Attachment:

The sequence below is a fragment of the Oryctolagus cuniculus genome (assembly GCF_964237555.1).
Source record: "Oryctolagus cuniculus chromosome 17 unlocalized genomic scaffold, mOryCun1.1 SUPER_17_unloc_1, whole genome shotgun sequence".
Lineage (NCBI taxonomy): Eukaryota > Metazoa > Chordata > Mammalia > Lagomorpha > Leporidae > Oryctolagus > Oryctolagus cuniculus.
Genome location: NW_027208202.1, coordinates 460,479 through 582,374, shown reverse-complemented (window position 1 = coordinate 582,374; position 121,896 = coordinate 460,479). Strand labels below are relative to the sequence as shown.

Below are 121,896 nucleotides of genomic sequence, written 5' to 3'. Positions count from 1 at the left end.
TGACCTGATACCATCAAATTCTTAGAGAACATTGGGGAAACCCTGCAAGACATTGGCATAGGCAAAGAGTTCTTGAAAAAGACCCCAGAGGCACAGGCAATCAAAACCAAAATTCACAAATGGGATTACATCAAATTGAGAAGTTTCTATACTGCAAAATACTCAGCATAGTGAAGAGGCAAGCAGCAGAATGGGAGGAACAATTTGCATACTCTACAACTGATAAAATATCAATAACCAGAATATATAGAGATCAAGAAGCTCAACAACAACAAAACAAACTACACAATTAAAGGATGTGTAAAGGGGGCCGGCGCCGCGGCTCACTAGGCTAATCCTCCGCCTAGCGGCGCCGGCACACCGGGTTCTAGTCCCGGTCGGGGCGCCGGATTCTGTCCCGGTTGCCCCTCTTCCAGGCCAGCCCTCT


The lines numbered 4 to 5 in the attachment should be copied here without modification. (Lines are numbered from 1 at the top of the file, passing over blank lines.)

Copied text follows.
Genome location: NW_027208202.1, coordinates 460,479 through 582,374, shown reverse-complemented (window position 1 = coordinate 582,374; position 121,896 = coordinate 460,479). Strand labels below are relative to the sequence as shown.

Below are 121,896 nucleotides of genomic sequence, written 5' to 3'. Positions count from 1 at the left end.